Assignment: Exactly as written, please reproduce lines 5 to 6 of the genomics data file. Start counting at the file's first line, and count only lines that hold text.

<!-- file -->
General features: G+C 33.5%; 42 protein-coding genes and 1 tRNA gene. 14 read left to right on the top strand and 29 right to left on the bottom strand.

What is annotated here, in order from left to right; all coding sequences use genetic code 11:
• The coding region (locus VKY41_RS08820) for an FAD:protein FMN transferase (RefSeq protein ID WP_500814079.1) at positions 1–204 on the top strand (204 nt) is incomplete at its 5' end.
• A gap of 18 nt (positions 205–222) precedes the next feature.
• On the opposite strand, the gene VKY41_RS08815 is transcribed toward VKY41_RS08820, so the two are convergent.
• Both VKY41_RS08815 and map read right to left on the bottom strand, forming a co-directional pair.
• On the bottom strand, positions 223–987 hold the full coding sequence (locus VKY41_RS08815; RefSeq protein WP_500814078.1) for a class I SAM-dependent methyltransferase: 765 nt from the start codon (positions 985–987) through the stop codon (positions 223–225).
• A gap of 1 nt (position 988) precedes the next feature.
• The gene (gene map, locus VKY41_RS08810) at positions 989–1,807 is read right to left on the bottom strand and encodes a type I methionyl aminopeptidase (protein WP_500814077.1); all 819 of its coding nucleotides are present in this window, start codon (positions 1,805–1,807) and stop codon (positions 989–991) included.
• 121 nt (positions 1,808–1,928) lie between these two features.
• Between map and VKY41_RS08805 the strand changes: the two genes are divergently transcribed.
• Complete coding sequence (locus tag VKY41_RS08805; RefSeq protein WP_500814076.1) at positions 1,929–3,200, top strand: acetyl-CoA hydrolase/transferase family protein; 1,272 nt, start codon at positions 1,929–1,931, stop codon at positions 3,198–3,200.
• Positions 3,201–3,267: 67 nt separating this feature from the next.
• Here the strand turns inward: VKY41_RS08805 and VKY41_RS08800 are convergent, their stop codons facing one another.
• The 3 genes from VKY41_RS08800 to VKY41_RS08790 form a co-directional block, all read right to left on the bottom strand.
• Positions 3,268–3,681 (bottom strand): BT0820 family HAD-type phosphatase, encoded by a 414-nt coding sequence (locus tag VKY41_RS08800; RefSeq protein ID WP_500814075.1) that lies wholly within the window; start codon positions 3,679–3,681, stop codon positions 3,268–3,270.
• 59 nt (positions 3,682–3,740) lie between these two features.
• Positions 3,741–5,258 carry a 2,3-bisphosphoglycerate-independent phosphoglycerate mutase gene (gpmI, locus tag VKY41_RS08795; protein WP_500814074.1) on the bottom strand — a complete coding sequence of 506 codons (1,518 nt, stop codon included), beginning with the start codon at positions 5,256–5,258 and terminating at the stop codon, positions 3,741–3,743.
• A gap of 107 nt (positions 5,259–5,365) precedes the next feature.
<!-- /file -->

• On the opposite strand, the gene VKY41_RS08815 is transcribed toward VKY41_RS08820, so the two are convergent.
• Both VKY41_RS08815 and map read right to left on the bottom strand, forming a co-directional pair.